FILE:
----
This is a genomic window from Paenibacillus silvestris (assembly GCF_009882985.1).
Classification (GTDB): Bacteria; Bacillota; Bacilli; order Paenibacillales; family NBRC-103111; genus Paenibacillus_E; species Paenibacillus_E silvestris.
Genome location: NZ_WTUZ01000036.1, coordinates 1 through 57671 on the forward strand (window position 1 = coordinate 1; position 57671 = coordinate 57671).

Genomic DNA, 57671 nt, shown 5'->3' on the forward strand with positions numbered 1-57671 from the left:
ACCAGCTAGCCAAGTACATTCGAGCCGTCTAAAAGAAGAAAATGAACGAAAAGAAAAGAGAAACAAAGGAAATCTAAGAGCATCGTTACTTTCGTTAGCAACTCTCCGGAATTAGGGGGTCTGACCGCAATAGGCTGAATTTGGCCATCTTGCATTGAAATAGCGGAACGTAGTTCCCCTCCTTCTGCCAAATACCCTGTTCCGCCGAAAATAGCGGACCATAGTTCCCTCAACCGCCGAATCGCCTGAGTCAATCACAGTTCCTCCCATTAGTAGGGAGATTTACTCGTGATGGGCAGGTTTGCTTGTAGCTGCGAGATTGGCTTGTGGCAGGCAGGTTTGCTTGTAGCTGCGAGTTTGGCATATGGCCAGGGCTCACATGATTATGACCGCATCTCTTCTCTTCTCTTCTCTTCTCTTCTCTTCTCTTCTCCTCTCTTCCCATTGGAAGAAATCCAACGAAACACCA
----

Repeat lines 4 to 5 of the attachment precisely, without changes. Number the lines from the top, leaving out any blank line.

Genomic DNA, 57671 nt, shown 5'->3' on the forward strand with positions numbered 1-57671 from the left:
ACCAGCTAGCCAAGTACATTCGAGCCGTCTAAAAGAAGAAAATGAACGAAAAGAAAAGAGAAACAAAGGAAATCTAAGAGCATCGTTACTTTCGTTAGCAACTCTCCGGAATTAGGGGGTCTGACCGCAATAGGCTGAATTTGGCCATCTTGCATTGAAATAGCGGAACGTAGTTCCCCTCCTTCTGCCAAATACCCTGTTCCGCCGAAAATAGCGGACCATAGTTCCCTCAACCGCCGAATCGCCTGAGTCAATCACAGTTCCTCCCATTAGTAGGGAGATTTACTCGTGATGGGCAGGTTTGCTTGTAGCTGCGAGATTGGCTTGTGGCAGGCAGGTTTGCTTGTAGCTGCGAGTTTGGCATATGGCCAGGGCTCACATGATTATGACCGCATCTCTTCTCTTCTCTTCTCTTCTCTTCTCTTCTCTTCTCCTCTCTTCCCATTGGAAGAAATCCAACGAAACACCA